The Longest Ride by Nicholas Sparks

17407748Fiction – print. Grand Central Publishing, 2013. Originally published 2012. 398 pgs. Purchased.

Cajoled into going out by her roommate and sorority sisters, Sophia Danko finds herself cornered at a rodeo by her ex-boyfriend. Sophia isn’t interested in talking to him, but her ex won’t take no for an answer – until a cowboy named Luke interrupts their one-sided conversation.

The chance meeting leads to Sophia spending less time on campus at Wake Forest College and more time around the ranch Luke’s family has owned for years. As the two begin to fall in love, Sophia’s roommate tries to remind Sophia that the two of them have very different ideas about their future. Sophia, an art history major, wants to work at an art museum; Luke, a bull rider, wants to hold onto his family’s ranch.

Interspersed in Sophia and Luke’s evolving relationship is the aftermath of Ira Levinson’s car accident. At ninety-one and suffering from a serious injury, Ira struggles to retain consciousness until he starts to see visions of his late wife, Ruth, sitting in the car beside him. Ruth reminds him of their history until health can arrive.

It has been ten years since I last read a book written by Nicholas Sparks. I had started to find his books to be formulaic, a bit emotionally manipulating, and better as movies, especially since he switched to writing with screen adaptation in mind. (His production house closed in 2016.) I had pretty much sworn him off as a writer, no longer adding myself to the hold list for his novels at the library.

However, near the end of my mom’s life, she only wanted to read books with happy endings. Despite my counsel to rethink her selections, she picked up several of Sparks’ books at the last used book sale we ever attended together. When she passed, her purchases made their way on to my bookshelves.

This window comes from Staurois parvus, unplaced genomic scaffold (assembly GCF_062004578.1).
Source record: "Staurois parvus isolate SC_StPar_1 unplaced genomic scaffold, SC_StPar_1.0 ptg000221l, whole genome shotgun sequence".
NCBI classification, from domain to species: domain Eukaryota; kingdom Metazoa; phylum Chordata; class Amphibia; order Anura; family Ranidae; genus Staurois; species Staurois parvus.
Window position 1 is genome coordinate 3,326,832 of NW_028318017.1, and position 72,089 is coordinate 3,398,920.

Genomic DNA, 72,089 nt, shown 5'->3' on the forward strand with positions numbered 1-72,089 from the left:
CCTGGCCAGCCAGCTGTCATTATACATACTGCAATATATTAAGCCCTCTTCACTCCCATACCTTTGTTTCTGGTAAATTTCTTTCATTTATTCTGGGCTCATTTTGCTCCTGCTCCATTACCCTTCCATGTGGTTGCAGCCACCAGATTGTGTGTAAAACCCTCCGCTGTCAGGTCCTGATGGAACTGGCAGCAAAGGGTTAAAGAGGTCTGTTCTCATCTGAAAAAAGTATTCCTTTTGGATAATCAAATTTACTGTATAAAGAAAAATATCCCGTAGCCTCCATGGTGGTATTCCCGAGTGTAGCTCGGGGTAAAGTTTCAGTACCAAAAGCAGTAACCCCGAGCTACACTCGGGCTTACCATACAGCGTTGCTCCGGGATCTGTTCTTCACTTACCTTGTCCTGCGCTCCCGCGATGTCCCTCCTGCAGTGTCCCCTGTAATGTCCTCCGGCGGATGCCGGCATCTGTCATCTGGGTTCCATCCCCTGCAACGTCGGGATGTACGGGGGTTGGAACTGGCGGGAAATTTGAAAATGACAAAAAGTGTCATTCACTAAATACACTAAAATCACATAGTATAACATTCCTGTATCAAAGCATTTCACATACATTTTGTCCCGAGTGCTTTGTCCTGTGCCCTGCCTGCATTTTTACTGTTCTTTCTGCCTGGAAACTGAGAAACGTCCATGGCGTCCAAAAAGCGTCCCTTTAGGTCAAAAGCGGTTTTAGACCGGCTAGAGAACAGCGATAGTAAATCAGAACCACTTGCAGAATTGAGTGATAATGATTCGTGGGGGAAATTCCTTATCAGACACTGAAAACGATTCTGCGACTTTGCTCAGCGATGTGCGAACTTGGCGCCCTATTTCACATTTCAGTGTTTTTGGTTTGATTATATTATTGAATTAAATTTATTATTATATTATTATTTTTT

Since I’ve been reading a number of “heavy books” as of late – fictional novels with gruesome murders and nonfiction books about the coming crash of our economy – I wanted to read something lighter. Sparks’ book caught my eye, and I decided to give his novels another chance.

Sophia felt like she was crafted so the reader could imagine themselves as her in the story; she’s smart, hard-working, and beautiful but not too beautiful. Luke, though, reminded me to the male character in Part Time Cowboy by Maisey Yates. He wasn’t constructed out of stereotypes about ranches or rodeo cowboys.

And, more importantly, the pacing of Sophia and Luke’s relationship felt right. Not too fast, but speedy enough that I shared Sophia’s roommate’s concerns that perhaps this was too much like teenaged puppy love. (I was also, admittedly, annoyed with how often Sophia complained about her ex-boyfriend to Luke. He was far more attentive and gracious about her comments that I managed to be.)

Obviously, the lives of Ira, Sophia, and Luke would overlap at some point, but the way Ira interrupted Sophia and Luke’s story was jarring at times. And the telling rather than showing structure of Ira and Ruth’s relationship made their portion of the story less compelling to me.

Sparks’ book hit the mark for me as the story came through with the reprieve I needed from the darker topics I’ve been focused on as of late. Things aren’t entirely rosy for Sophia, Luke, Ruth, or Ira, and I doubt my mom ever read this one as it opens with the revelation that Ira’s body is riddled with cancer. But the story was sweet, compelling, enjoyable, and had me wondering if maybe my complete avoidance of Sparks’ work is unfounded.

Please feel free to share your thoughts

Fill in your details below or click an icon to log in:

WordPress.com Logo

You are commenting using your WordPress.com account. Log Out /  Change )

Google photo

You are commenting using your Google account. Log Out /  Change )

Twitter picture

You are commenting using your Twitter account. Log Out /  Change )

Facebook photo

You are commenting using your Facebook account. Log Out /  Change )

Connecting to %s

This site uses Akismet to reduce spam. Learn how your comment data is processed.

%d bloggers like this: